It’s estimated that four out of five criminal defendants in Minnesota use public defenders because they’re too poor to hire a lawyer. To keep up with their caseload, public defenders work long hours under stressful circumstances, but their wages are much lower than a private practice attorney, or even attorneys working for the State Attorney General.

Workloads for Minnesota’s state public defenders are too high and affect their ability to represent clients, according to a 2010 report from the Minnesota Office of the Legislative Auditor. (AJEL/Pixabay)

Amy Kantorowicz has been an investigator with the Goodhue County Public Defender’s office for nearly 20 years but works two additional jobs to pay the bills. She said, “I think those individuals that stick it out for the long haul, I think it really shows that their heart is in it, but it’s hard. It’s hard to have invested so much time and energy into my education as well as a career and still not be able to make it on one job.”

The American Bar Association recommends that public defenders handle no more than 400 cases per year, while those in Minnesota manage at least 500.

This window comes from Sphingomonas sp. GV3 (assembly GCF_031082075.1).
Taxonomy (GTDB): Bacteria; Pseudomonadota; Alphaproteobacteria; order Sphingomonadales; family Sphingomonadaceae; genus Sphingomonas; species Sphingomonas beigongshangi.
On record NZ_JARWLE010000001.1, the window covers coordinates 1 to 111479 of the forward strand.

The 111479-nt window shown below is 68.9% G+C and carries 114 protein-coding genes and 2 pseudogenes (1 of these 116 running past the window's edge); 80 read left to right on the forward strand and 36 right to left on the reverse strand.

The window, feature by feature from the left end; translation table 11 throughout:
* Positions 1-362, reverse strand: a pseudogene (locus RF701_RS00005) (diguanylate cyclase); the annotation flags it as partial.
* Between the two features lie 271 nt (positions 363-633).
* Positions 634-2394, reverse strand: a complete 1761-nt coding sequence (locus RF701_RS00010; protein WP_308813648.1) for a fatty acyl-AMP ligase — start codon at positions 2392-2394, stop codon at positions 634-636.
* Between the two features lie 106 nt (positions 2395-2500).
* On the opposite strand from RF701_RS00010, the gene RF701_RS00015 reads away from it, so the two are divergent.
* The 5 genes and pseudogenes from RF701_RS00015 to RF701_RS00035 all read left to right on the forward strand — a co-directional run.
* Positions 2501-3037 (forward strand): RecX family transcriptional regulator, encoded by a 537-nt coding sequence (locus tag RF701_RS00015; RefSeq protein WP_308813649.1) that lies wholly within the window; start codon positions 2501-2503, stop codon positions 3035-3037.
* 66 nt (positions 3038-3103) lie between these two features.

Stephen Hanlon, general counsel of the National Association for Public Defense, said 80-percent of America’s criminal justice system is now public defense, suggesting a breakdown of the system. He believes some apathy is involved because a majority of public-defender clients are poor, people of color, or both. “They just need a reasonable shot. They don’t need a Cadillac defense, they just need a reasonable defense, and when public defenders have between two and five times as much work as they can handle competently, terrible things happen,” he said.

Teamsters Union 320 will represent the public defender’s office when contract negotiations begin in June. Principal Officer Brian Aldes said they’ll advocate for more competitive pay and reduced caseloads. He added, “The office doesn’t have the ability to investigate all public-defender cases, and the indigent, impoverished, poor people deserve the equal representation as any of us do.”

Reformers say public defenders could spend more time on serious criminal cases, if those related to homelessness, drug addiction and mental illness were decriminalized. Workday Minnesota reports that 95 percent of the country’s criminal cases are plea-bargained.